Now if you can hold your profit and your cash flow because this business also is very cash flow generative. It's no longer as asset-heavy as it used to be because we've converted a lot of our asset business into non-asset businesses through using subcontractors, growing Resolve and demand. So over time, it's become a lot more asset-light, but it's been able to also hold its own in a very difficult environment. Now remember, where do we play here? We play in consumer, we play in industrial, we play in the construction industry. We are a very broad barometer, or obviously -- a broad indicator of what's going on in the economy from a growth point of view. And there are certain sectors that were there 4 years ago that's not there anymore. Take the construction sector. It's been decimated over the last 4 years. Now that was a big profit generator for Imperial, where we moved a lot of cement, et cetera, et cetera. But -- so what I'm saying is that if you take the business, excluding CPG, it has grown 5% per annum over the last 3 years. It has generated returns on capital of 16%. That one bad business that was pulling us down is no more. So that's the kind of pace you should start looking at in terms of the future of the South African business.

So I think I've covered most of this previously, but you can see that even in this business, we've got new contract gains of over ZAR 2 billion. And I always say to people that in tough times, yes, you can get very negative and you can get very consumed by all the negative news, but there's also an opportunity for us as an outsourced provider to get business because in difficult times, people want to outsource more. They want to look at their supply chain. They want to look at their cost base. And that's why as a logistics company with the capabilities we have, we can play a key role in that. And I believe that's why our pipeline and new contract gains are that good. Because if we didn't do that, if we didn't take out costs, if we didn't have the new contract gains and we just said, let the market -- let's just make money out of the existing market, this business would have gone backwards, seriously. Because our volumes, if you take it by sector, has been down even double digits in certain industries. And as I said, construction, you can just understand what is going on in that sector, which is -- used to be a big sector.

The African Regions business. Again, here, we've also exited businesses here over time. We had a very asset-intensive cross-border transport business that we started when we still first looked at entering into Africa. We exited that business. So again here, the portfolio effect of what we've taken out and what we added, it looks like we stood still for a period of 4 years, but we haven't because we've changed the shape of this business from being into transport asset-heavy to being an asset-light distributor of pharmaceutical products in health care products. And that business had strong revenue growth of 16%.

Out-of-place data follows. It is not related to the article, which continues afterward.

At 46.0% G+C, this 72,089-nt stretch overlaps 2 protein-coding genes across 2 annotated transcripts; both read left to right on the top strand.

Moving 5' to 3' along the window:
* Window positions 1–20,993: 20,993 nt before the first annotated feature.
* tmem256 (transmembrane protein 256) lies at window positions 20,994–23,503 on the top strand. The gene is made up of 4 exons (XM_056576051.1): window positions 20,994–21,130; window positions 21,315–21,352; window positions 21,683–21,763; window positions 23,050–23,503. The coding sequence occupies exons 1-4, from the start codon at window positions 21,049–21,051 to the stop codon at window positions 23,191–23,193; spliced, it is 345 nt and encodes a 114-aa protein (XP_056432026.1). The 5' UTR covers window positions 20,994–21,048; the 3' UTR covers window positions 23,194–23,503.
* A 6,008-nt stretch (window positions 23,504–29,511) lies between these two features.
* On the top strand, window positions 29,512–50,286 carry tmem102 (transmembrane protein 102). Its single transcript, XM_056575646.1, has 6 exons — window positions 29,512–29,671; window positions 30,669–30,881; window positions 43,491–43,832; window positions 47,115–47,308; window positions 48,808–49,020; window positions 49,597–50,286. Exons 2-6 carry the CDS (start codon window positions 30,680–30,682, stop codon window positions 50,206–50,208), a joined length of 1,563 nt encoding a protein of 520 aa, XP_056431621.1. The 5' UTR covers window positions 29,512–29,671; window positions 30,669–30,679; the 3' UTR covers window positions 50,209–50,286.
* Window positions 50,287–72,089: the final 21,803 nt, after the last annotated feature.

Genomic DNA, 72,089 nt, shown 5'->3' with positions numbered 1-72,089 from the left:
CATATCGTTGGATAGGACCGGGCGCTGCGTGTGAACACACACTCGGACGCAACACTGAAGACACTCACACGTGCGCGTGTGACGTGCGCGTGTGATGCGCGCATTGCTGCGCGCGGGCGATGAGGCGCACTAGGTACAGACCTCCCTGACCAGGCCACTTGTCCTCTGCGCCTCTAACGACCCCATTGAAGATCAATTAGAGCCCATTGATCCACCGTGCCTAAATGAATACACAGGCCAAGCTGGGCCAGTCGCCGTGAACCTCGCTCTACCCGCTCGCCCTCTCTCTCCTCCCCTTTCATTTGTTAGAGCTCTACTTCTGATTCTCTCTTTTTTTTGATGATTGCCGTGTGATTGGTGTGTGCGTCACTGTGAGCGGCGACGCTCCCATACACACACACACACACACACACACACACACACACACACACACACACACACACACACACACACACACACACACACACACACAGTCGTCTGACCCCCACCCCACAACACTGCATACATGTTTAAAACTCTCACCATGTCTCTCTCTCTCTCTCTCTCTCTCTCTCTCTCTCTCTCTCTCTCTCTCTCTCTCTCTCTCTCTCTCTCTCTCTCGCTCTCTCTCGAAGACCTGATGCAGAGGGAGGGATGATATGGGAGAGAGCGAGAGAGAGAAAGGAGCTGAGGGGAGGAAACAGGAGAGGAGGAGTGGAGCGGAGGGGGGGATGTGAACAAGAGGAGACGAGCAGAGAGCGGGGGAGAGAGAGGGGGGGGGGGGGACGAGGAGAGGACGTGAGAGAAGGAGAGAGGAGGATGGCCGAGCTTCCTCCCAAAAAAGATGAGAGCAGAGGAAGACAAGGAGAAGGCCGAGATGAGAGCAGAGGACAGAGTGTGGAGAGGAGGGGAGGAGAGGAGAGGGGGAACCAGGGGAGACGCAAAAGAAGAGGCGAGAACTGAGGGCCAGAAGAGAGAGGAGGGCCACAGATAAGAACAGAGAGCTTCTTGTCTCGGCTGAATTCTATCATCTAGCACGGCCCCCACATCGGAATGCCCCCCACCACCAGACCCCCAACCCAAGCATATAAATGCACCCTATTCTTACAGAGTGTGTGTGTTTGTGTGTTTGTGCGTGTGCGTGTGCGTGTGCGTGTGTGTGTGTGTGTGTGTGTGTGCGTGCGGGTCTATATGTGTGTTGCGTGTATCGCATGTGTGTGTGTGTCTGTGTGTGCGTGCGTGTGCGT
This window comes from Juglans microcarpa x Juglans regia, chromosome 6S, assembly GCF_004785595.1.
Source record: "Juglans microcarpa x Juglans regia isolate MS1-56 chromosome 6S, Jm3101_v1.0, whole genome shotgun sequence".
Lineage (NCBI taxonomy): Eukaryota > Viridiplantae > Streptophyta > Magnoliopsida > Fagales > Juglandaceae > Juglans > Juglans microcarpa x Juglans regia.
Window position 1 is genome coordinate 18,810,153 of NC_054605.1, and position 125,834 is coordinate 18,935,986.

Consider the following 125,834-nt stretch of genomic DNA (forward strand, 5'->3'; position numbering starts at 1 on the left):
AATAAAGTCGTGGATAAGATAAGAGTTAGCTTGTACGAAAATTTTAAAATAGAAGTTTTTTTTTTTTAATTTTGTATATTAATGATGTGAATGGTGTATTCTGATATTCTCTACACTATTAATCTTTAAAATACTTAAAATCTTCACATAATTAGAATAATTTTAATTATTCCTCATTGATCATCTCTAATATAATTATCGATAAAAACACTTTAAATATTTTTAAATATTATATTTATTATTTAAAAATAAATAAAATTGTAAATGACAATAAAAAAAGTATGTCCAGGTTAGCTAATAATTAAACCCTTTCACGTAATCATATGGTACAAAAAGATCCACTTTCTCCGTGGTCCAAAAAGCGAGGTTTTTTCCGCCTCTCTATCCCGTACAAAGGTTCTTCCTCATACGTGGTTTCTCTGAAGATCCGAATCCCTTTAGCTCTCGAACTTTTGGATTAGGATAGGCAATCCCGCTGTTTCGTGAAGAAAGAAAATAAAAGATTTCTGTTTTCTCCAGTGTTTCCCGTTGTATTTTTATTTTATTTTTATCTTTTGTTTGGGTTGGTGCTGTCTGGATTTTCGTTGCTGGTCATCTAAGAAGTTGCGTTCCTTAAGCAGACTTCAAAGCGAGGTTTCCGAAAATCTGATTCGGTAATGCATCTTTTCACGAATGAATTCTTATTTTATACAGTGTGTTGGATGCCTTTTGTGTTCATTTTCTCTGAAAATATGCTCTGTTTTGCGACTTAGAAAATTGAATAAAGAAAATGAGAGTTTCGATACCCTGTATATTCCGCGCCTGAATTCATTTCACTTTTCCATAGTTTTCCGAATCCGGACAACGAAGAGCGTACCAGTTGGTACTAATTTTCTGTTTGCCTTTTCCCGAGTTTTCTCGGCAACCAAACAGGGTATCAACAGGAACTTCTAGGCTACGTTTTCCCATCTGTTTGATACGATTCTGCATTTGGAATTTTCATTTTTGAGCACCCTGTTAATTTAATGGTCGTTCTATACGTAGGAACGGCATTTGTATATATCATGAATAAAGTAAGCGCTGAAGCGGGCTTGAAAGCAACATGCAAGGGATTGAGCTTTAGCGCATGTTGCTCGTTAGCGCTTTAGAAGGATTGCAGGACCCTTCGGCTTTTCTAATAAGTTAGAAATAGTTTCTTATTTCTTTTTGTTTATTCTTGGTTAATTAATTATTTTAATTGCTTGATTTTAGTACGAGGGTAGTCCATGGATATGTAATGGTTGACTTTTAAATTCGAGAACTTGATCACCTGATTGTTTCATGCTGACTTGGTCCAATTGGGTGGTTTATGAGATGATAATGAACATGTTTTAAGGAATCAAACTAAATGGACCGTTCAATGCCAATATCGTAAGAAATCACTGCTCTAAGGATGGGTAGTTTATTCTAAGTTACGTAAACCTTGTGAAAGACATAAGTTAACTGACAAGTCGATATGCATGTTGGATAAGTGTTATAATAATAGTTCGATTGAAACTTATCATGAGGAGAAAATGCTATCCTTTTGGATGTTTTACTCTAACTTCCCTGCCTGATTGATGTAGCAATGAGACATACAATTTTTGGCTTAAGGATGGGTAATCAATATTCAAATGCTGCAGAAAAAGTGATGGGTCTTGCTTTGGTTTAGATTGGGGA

Margins are a bit under pressure in the health care sector, but that's largely due to the mix. We're selling a lot more products in the generic side. So our portfolio in Nigeria is shifting from innovative drugs more into generics, which is higher volume, lower margin, but still very profitable. And then our Imres business did sourcing and procurement had an excellent year with a fantastic strong order book. Now these businesses are sourcing and procurement on behalf of aid organizations and then wholesales it mainly into Africa, but all over the world. And we've obviously seen a lot of volume going into markets like the Middle East, et cetera, where a lot of aid is needed in terms of the pharmaceutical products and the kits we put together. So a very strong order book also going into 2020.

Our consumer business had a fantastic year. We also bolted on some new product -- new areas of products in Namibia. So we've gone more into consumer health, not only in FMCG. And Mozambique also recovered nicely after all the currency headwinds we had there last year. The one business that did disappoint was the Managed Solutions business. And that was largely because of Zimbabwe, where we were impacted by the currency because nobody wanted to take product out of the country. And we've got to -- we don't have trucks doing it. We subcontract that, but obviously, year-on-year was an impact.